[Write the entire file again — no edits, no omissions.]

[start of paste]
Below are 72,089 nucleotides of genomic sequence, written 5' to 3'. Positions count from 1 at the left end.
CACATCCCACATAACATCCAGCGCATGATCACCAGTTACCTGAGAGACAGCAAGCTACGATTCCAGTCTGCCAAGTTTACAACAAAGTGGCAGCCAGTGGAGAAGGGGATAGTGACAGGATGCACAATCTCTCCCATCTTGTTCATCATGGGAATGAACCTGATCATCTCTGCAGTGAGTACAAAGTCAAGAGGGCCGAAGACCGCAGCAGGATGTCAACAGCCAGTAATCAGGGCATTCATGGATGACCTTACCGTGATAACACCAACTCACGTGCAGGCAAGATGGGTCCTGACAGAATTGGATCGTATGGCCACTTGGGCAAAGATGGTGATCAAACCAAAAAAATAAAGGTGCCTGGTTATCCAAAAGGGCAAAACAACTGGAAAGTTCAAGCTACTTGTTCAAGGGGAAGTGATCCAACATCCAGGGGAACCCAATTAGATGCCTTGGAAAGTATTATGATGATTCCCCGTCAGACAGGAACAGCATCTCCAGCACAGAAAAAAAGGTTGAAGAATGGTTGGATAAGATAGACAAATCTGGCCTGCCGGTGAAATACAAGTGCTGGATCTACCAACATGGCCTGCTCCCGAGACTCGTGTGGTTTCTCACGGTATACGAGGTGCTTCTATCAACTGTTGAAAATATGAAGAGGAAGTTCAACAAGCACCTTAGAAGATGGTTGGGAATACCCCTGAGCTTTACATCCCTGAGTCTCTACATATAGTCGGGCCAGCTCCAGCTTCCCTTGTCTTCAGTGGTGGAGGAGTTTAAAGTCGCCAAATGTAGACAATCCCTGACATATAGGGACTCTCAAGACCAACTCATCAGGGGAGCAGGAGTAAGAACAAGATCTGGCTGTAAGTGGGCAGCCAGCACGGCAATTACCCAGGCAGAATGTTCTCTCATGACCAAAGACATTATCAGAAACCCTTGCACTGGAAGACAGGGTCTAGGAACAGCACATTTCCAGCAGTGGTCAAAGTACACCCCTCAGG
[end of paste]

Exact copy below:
Below are 72,089 nucleotides of genomic sequence, written 5' to 3'. Positions count from 1 at the left end.
CACATCCCACATAACATCCAGCGCATGATCACCAGTTACCTGAGAGACAGCAAGCTACGATTCCAGTCTGCCAAGTTTACAACAAAGTGGCAGCCAGTGGAGAAGGGGATAGTGACAGGATGCACAATCTCTCCCATCTTGTTCATCATGGGAATGAACCTGATCATCTCTGCAGTGAGTACAAAGTCAAGAGGGCCGAAGACCGCAGCAGGATGTCAACAGCCAGTAATCAGGGCATTCATGGATGACCTTACCGTGATAACACCAACTCACGTGCAGGCAAGATGGGTCCTGACAGAATTGGATCGTATGGCCACTTGGGCAAAGATGGTGATCAAACCAAAAAAATAAAGGTGCCTGGTTATCCAAAAGGGCAAAACAACTGGAAAGTTCAAGCTACTTGTTCAAGGGGAAGTGATCCAACATCCAGGGGAACCCAATTAGATGCCTTGGAAAGTATTATGATGATTCCCCGTCAGACAGGAACAGCATCTCCAGCACAGAAAAAAAGGTTGAAGAATGGTTGGATAAGATAGACAAATCTGGCCTGCCGGTGAAATACAAGTGCTGGATCTACCAACATGGCCTGCTCCCGAGACTCGTGTGGTTTCTCACGGTATACGAGGTGCTTCTATCAACTGTTGAAAATATGAAGAGGAAGTTCAACAAGCACCTTAGAAGATGGTTGGGAATACCCCTGAGCTTTACATCCCTGAGTCTCTACATATAGTCGGGCCAGCTCCAGCTTCCCTTGTCTTCAGTGGTGGAGGAGTTTAAAGTCGCCAAATGTAGACAATCCCTGACATATAGGGACTCTCAAGACCAACTCATCAGGGGAGCAGGAGTAAGAACAAGATCTGGCTGTAAGTGGGCAGCCAGCACGGCAATTACCCAGGCAGAATGTTCTCTCATGACCAAAGACATTATCAGAAACCCTTGCACTGGAAGACAGGGTCTAGGAACAGCACATTTCCAGCAGTGGTCAAAGTACACCCCTCAGG